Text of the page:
Small Things Like These by Claire Keegan – between happiness and ruin | fiction
In all the stories of Claire Keegan, there is a family. The protagonist changes – the father, mother, son or daughter. But this figure never stands very far ahead. Instead, the narrative draws its emotional resonance from the dynamics between the characters. Within these families reign cruelty and violence, as well as deep sources of affection. There is still a lot of unspoken. “You have nothing to say to your mother. If you started out, you’d say the wrong things and you wouldn’t want it to end that way, ”we learn from the protagonist of The Parting Gift, from Keegan’s second collection, Walk the Blue Fields. (2007). In The Ginger Rogers Sermon, his first Antarctica (1999), the protagonist describes the insignificant secrets they all hide: “It’s like that with us, everyone knows things but pretends not to know.
In his stories there is the great sky, the flowing river and the sea – we are often in County Wexford or County Wicklow in the south-east of Ireland, where Keegan grew up on a farm, the youngest of six children. And this landscape tells us things that the characters don’t know or don’t know about the stories they inhabit. In her first collection, Antarctica, “Clouds have crashed into the sky”, anticipating the terrible encounter between a married protagonist and the stranger who will leave her tied to a bed. In Walk the Blue Fields, “A pale cloud split in the April sky,” as the parish priest prepares to celebrate the wedding of the only woman he has ever loved.
Small Things Like These, Keegan’s latest short novel, shares its properties with the best of its stories. Like a plunge pool, the narrative involves significant depth below its narrow and delimited surface. The protagonist here is the father, Bill Furlong, a coal merchant with a wife and five daughters. It’s Christmas 1985, in the town of New Ross, County Wexford. What sets this book apart from Keegan’s earlier work is where the violence against the family lies.
Stories in Antarctica switch irrevocably towards brutality. They end with suicides, rapes, family breakdowns. The tongue is scathing and immediate. In Walk the Blue Fields, which won the Edge Hill Award for short stories, Keegan pushes violence to the fringes. The horrible things that disturb the lives of its characters are only hints, having transpired sometime before the present, or in the previous generation. This makes the stories more substantial and elementary than those of Antarctica, with any action taken by a character not appearing fortuitous but as triggered many years ago.
Like those of Walk the Blue Fields, Foster’s tragedy, first published in the New Yorker in 2010 and developed into a short novel later that year, has already occurred, its form submerged just under the events of the narrative. It’s a sublime, moving story, one from which you come out as if you had been gone for a very long time: uncertain, at the beginning, how to continue your own life. In many ways, it functions as a midpoint between Walk the Blue Fields and Small Things Like These, indicative of Keegan’s change of mood towards a more tender and hopeful kind of fiction. Unlike his previous parents, Bill Furlong is pure-hearted, sometimes displaying an almost Dickensian sentimentality. Keegan seems to direct the reader to this association, describing how Furlong read A Christmas Carol as a child; he asked David Copperfield for Christmas this year. Sympathetic and gentle, he watches his daughters grow up with “a deep and intimate joy that these children are his”. Although they have little, they have enough and feel infinitely lucky. So all the adversity in the novel occurs in a certain place.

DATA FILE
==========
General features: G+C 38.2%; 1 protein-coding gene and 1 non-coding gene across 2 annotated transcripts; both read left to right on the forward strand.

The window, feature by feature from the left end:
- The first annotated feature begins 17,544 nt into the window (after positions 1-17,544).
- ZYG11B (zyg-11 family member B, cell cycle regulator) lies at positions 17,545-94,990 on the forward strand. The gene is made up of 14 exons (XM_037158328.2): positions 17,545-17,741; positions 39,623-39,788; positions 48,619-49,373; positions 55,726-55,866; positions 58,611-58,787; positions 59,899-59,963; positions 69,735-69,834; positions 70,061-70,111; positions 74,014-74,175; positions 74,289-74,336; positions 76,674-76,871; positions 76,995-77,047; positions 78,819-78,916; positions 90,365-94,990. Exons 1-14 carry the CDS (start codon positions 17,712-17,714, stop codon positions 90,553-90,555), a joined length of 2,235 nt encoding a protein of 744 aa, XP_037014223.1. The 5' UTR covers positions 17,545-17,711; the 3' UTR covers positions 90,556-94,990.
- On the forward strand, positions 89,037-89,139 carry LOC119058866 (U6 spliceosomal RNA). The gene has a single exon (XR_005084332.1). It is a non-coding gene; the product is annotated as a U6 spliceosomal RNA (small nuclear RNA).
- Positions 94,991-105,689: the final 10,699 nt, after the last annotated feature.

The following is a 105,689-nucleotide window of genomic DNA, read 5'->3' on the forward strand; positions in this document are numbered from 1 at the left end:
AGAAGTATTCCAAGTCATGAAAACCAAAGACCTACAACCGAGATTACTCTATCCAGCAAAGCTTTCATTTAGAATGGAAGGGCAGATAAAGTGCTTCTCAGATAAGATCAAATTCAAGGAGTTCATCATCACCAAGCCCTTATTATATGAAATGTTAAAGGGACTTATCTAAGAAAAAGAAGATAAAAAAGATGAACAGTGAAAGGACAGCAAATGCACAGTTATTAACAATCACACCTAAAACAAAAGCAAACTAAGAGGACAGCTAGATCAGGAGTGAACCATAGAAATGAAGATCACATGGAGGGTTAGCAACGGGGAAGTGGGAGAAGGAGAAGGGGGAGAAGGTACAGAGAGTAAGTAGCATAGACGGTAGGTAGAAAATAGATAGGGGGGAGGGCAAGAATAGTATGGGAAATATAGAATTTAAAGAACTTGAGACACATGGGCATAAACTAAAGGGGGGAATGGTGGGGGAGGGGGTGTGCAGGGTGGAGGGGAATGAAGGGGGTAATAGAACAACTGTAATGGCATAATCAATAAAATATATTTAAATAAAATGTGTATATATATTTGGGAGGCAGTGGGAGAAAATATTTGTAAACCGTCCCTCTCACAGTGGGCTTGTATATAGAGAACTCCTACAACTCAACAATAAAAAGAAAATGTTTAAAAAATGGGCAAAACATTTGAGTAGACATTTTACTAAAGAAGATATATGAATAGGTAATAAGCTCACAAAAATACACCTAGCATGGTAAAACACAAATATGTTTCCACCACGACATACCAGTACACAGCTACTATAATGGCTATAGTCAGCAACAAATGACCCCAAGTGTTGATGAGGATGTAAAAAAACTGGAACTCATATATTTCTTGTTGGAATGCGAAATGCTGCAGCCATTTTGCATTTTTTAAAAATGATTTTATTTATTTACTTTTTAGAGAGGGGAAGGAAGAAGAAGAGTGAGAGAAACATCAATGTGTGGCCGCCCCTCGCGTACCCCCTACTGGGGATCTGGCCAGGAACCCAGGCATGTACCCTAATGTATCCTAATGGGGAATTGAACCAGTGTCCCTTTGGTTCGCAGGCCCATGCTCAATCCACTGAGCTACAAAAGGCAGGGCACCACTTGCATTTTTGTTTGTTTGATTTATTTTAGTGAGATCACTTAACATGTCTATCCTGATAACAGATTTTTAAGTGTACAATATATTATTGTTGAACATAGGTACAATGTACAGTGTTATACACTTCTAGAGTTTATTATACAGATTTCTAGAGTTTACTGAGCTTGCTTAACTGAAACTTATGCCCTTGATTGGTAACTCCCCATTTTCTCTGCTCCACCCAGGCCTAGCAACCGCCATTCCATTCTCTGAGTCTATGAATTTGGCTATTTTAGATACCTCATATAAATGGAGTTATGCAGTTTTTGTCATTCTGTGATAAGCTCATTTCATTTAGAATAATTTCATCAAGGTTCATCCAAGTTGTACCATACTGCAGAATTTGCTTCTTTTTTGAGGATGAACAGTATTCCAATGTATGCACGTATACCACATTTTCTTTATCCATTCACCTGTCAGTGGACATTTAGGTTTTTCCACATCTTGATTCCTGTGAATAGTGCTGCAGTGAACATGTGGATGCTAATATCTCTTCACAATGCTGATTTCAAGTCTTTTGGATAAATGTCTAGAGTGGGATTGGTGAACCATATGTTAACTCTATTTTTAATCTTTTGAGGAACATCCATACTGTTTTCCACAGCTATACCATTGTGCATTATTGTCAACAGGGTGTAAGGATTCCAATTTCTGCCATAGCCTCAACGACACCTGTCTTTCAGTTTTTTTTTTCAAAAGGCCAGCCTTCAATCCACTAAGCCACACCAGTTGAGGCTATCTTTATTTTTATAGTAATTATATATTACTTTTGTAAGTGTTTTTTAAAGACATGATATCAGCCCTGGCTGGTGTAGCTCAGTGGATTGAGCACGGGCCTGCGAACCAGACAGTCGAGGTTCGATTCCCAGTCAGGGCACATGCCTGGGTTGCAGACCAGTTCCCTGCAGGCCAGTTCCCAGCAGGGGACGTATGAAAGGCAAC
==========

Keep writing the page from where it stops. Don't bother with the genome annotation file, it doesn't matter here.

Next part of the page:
At the exit of the city is a convent. Adjoining it, a training school and a laundromat where young women live and work. There are all kinds of rumors about the people present – “weak-tempered girls” or “ordinary and single girls”, which were hidden after childbirth. The terrible conditions in which they are forced to live are finally confirmed when Furlong discovers a girl locked in the convent coalmine, distressed, barely able to walk and asking to see her baby.
The tension comes from whether or not Furlong will act on his findings. In her note to the text, Keegan explains that the Magdalene Laundries, where around 30,000 Irish women were incarcerated between the 18th and 20th centuries, were “run and funded by the Catholic Church in concert with the Irish state.” For Furlong and his family, “it would be the easiest thing in the world to lose everything.” His sensitivity to the narrow line between happiness and ruin is explained in the text. Furlong’s mother gave birth to him out of wedlock when she was 16. She could easily have finished in the laundry; if this was one of Keegan’s first stories, maybe she would have done it. But, in this case, Furlong and his mother were taken in by a wealthy Protestant woman living just beyond New Ross.
Despite this relative lack of turbulence in Furlong’s past, Keegan offers him a complex and nuanced inner life. This is what prevents him, in the long term, from becoming a Dickensian figurehead. Although his life is good, Furlong can’t help but imagine alternate existences for himself. When he visited a neighbor’s house, “he sat for a moment soaking up the peace of this ordinary room, letting part of his mind wander and imagine what it might be like to live there, in this room. house, with it. like his wife ”. Why, then, doesn’t Small Things Like These seem as devastating, as enduring as Keegan’s previous work? Perhaps, for the first time in his writing, the lightness here has become too light – is too far removed from the darkness that lurks on the other side of town.